It is also possible to have two different genus–differentia definitions that describe the same term, especially when the term describes the overlap of two large categories. For instance, both of these genus–differentia definitions of "square" are equally acceptable:
Thus, a "square" is a member of both genera (the plural of genus): the genus "rectangle" and the genus "rhombus".
One important form of the extensional definition is ostensive definition. This gives the meaning of a term by pointing, in the case of an individual, to the thing itself, or in the case of a class, to examples of the right kind. For example, one can explain who Alice (an individual) is, by pointing her out to another; or what a rabbit (a class) is, by pointing at several and expecting another to understand. The process of ostensive definition itself was critically appraised by Ludwig Wittgenstein.
An enumerative definition of a concept or a term is an extensional definition that gives an explicit and exhaustive listing of all the objects that fall under the concept or term in question. Enumerative definitions are only possible for finite sets (and in fact only practical for relatively small sets).
Divisio and partitio are classical terms for definitions. A partitio is simply an intensional definition. A divisio is not an extensional definition, but an exhaustive list of subsets of a set, in the sense that every member of the "divided" set is a member of one of the subsets. An extreme form of divisio lists all sets whose only member is a member of the "divided" set. The difference between this and an extensional definition is that extensional definitions list members, and not subsets.
Main article: Essence
In classical thought, a definition was taken to be a statement of the essence of a thing. Aristotle had it that an object's essential attributes form its "essential nature", and that a definition of the object must include these essential attributes.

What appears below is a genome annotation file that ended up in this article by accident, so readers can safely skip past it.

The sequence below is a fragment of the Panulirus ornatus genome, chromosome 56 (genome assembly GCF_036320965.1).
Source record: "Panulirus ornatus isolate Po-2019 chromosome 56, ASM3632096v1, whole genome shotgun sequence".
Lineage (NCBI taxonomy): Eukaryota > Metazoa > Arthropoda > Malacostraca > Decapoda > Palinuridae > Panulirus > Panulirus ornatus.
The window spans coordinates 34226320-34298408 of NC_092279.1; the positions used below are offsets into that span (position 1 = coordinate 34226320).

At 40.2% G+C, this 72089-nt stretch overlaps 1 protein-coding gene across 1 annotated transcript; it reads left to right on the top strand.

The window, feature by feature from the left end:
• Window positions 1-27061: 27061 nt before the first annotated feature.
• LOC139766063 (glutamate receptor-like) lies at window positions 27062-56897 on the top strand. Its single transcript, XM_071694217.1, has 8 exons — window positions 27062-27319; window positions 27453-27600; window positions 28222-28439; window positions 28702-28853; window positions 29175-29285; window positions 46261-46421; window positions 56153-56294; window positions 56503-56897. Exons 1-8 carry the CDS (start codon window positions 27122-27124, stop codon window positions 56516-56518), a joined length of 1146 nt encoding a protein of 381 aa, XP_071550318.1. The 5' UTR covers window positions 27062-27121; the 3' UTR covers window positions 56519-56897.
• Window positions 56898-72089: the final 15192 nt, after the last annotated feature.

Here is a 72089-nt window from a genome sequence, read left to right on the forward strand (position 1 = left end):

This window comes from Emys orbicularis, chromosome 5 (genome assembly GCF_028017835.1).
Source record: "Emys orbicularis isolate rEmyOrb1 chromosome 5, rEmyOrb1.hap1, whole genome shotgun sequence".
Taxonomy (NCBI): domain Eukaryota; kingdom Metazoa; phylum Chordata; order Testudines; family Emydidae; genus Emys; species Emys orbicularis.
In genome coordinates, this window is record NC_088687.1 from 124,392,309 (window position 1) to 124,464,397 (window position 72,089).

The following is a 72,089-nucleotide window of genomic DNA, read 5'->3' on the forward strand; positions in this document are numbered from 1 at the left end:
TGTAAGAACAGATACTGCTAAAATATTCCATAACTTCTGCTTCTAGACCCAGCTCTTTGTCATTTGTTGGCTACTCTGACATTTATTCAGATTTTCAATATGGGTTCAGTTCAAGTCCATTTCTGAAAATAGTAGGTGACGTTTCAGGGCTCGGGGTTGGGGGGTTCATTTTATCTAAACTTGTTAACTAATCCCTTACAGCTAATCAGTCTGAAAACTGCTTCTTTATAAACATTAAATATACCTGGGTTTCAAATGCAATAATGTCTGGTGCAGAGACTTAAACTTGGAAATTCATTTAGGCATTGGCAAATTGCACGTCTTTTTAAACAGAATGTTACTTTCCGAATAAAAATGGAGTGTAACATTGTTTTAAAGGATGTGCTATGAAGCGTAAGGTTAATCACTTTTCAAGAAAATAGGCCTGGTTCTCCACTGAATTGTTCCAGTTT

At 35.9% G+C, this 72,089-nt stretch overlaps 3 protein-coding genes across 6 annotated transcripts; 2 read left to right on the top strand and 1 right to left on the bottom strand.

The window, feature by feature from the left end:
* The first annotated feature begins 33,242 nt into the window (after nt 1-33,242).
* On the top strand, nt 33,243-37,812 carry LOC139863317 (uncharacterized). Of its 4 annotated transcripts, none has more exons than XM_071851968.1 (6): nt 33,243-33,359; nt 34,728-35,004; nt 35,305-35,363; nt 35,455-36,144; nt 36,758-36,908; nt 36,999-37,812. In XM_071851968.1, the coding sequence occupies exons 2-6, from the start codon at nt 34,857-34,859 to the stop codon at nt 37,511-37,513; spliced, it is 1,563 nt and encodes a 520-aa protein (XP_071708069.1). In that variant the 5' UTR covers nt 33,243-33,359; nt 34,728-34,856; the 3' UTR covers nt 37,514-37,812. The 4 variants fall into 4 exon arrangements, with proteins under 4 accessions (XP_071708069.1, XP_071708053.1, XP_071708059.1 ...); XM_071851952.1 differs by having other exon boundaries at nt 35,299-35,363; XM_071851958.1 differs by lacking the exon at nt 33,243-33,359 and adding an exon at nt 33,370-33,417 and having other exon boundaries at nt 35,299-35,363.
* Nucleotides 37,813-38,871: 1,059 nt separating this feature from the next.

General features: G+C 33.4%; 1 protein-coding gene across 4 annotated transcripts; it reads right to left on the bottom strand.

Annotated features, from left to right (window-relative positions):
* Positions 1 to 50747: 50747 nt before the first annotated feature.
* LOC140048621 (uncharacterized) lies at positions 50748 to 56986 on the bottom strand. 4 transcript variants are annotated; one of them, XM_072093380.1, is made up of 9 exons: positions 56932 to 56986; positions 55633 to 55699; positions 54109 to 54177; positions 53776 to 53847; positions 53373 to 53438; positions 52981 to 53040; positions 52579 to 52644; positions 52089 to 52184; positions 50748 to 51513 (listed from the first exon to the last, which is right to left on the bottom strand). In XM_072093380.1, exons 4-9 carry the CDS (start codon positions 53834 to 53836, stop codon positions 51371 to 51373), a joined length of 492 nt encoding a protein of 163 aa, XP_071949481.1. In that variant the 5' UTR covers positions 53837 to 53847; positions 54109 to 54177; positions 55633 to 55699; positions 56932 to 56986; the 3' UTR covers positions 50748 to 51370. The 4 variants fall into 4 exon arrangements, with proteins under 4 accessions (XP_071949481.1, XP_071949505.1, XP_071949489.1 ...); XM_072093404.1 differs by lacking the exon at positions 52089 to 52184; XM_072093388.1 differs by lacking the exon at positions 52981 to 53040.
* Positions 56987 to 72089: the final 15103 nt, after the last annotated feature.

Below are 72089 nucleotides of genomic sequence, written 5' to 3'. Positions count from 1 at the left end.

The idea that a definition should state the essence of a thing led to the distinction between nominal and real essence—a distinction originating with Aristotle. In the Posterior Analytics, he says that the meaning of a made-up name can be known (he gives the example "goat stag") without knowing what he calls the "essential nature" of the thing that the name would denote (if there were such a thing). This led medieval logicians to distinguish between what they called the quid nominis, or the "whatness of the name", and the underlying nature common to all the things it names, which they called the quid rei, or the "whatness of the thing". The name "hobbit", for example, is perfectly meaningful. It has a quid nominis, but one could not know the real nature of hobbits, and so the quid rei of hobbits cannot be known. By contrast, the name "man" denotes real things (men) that have a certain quid rei. The meaning of a name is distinct from the nature that a thing must have in order that the name apply to it.
This leads to a corresponding distinction between nominal and real definitions. A nominal definition is the definition explaining what a word means (i.e., which says what the "nominal essence" is), and is definition in the classical sense as given above. A real definition, by contrast, is one expressing the real nature or quid rei of the thing.
This preoccupation with essence dissipated in much of modern philosophy. Analytic philosophy, in particular, is critical of attempts to elucidate the essence of a thing. Russell described essence as "a hopelessly muddle-headed notion".